Culture

Light requirement: full sun, partial sun or partial shade
Soil tolerances: clay; sand; loam; alkaline; acidic; well-drained
Drought tolerance: high
Aerosol salt tolerance: high

Other

Roots: not a problem
Winter interest: yes
Outstanding tree: yes
Ozone sensitivity: unknown
Verticillium wilt susceptibility: unknown
Pest resistance: resistant to pests/diseases

Use and Management

Frangipani is very susceptible to freezing temperatures and should be adequately protected or planted only in areas which do not freeze in the winter. Plants will grow quickly in full sun on a variety of well-drained soils and is fairly drought and salt tolerant. Reaching a height of 20 to 25 feet with an equal spread, Frangipani works well as a freestanding specimen, a patio tree, or as part of a shrubbery border. It displays well in a front yard as an attention-grabber by the entrance. It can be grown with a single trunk or branched low to the ground into a multi-trunked specimen. Single-trunk specimens could be planted as median or street trees on 15 to 20-foot-centers.

While Plumeria rubra produces red-toned flowers, other species offer a variety of colors. Plumeria alba has white flowers. Plumeria obtusa has white blooms centered in yellow and is variable in form and color. There are other species and cultivars.

Propagation is by cuttings. Large hardwood cuttings should be allowed to dry several days while leafy tip cuttings should be planted immediately. Plants flower at an early age.

Pests

Some common pests are scales, frangipani caterpillar, and nematodes.

Diseases

Root rot can infect plants planted in soils with poor drainage.

Literature Cited

Fox, A.M., D.R. Gordon, J.A. Dusky, L. Tyson, and R.K. Stocker (2005) IFAS Assessment of the Status of Non-Native Plants in Florida's Natural Areas. Cited from the Internet (November 3, 2006), http://plants.ifas.ufl.edu/assessment.html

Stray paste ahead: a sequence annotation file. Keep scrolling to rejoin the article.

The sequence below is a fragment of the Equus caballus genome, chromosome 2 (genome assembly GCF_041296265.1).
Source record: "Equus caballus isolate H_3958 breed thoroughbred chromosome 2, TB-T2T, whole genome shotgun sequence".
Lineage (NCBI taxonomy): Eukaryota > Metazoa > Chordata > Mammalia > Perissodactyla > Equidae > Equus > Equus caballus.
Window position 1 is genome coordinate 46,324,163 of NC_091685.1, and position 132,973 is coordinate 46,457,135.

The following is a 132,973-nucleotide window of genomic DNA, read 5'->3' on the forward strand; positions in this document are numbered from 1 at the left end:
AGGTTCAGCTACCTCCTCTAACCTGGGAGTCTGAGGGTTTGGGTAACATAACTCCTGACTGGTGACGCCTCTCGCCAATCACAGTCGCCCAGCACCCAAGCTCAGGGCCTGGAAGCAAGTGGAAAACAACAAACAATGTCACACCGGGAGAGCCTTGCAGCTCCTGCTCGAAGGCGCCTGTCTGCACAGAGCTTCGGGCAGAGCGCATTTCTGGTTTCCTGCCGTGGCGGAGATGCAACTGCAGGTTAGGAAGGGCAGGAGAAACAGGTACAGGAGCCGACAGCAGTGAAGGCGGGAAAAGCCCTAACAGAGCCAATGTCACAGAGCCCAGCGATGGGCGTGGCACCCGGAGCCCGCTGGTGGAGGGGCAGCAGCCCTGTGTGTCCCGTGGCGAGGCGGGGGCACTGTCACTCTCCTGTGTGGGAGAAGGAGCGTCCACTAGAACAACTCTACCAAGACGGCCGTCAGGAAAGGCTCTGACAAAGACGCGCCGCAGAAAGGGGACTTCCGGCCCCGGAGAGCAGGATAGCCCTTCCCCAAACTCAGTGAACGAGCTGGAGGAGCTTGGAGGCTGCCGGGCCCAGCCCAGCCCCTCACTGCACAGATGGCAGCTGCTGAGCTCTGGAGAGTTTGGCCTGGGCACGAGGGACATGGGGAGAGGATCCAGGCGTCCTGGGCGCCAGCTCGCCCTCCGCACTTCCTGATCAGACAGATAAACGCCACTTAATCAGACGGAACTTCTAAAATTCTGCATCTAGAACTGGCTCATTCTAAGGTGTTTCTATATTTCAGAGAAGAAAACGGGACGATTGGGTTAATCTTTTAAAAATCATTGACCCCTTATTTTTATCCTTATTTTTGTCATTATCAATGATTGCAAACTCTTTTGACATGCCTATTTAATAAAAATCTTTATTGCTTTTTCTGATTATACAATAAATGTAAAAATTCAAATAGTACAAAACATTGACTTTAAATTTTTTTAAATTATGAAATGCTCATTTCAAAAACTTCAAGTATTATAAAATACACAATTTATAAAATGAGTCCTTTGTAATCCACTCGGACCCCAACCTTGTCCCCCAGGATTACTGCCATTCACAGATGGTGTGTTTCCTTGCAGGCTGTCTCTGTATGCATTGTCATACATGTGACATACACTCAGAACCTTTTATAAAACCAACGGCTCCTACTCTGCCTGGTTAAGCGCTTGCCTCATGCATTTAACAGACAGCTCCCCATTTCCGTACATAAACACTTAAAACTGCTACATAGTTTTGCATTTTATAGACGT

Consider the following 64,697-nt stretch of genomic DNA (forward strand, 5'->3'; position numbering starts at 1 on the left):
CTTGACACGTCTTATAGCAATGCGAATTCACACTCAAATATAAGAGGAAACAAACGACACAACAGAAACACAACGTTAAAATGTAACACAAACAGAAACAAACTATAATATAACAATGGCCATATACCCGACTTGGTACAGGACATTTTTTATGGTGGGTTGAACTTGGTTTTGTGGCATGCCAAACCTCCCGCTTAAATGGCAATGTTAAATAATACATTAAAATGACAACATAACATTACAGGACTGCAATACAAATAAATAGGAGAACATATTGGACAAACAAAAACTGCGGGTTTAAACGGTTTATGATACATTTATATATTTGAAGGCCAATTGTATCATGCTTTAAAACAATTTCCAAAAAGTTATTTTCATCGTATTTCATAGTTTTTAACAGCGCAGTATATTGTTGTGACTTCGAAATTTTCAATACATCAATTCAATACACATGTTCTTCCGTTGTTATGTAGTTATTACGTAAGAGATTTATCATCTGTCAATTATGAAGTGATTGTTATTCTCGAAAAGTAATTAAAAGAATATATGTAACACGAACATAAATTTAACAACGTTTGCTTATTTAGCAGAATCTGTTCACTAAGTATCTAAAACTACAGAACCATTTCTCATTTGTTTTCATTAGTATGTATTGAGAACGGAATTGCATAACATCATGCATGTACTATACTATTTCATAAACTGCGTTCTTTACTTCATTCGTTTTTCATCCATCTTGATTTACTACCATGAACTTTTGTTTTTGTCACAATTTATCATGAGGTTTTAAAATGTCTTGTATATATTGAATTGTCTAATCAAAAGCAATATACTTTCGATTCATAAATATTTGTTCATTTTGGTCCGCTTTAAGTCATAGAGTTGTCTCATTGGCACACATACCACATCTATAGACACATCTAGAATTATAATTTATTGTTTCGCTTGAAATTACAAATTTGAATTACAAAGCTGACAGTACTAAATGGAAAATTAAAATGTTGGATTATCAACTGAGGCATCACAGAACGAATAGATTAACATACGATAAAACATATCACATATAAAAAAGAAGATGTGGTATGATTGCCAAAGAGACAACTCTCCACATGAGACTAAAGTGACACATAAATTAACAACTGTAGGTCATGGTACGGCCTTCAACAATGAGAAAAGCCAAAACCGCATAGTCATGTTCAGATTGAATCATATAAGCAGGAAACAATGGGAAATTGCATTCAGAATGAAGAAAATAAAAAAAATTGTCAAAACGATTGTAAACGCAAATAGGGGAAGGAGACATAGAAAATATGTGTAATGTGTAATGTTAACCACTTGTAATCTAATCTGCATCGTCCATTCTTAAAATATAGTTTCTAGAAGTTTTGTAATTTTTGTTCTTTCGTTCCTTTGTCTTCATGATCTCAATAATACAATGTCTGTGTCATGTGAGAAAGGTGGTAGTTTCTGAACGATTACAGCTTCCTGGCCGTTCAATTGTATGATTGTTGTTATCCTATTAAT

Footnotes

1.

This document is ENH650, one of a series of the Environmental Horticulture, UF/IFAS Extension. Original publication date November 1993. Revised March 2007. Reviewed February 2014. Visit the EDIS website at http://edis.ifas.ufl.edu.

2.

Edward F. Gilman, professor, Environmental Horticulture Department; Dennis G. Watson, former associate professor, Agricultural Engineering Department, UF/IFAS Extension, Gainesville, FL 32611.


The Institute of Food and Agricultural Sciences (IFAS) is an Equal Opportunity Institution authorized to provide research, educational information and other services only to individuals and institutions that function with non-discrimination with respect to race, creed, color, religion, age, disability, sex, sexual orientation, marital status, national origin, political opinions or affiliations. For more information on obtaining other UF/IFAS Extension publications, contact your county's UF/IFAS Extension office.

U.S. Department of Agriculture, UF/IFAS Extension Service, University of Florida, IFAS, Florida A & M University Cooperative Extension Program, and Boards of County Commissioners Cooperating. Nick T. Place, dean for UF/IFAS Extension.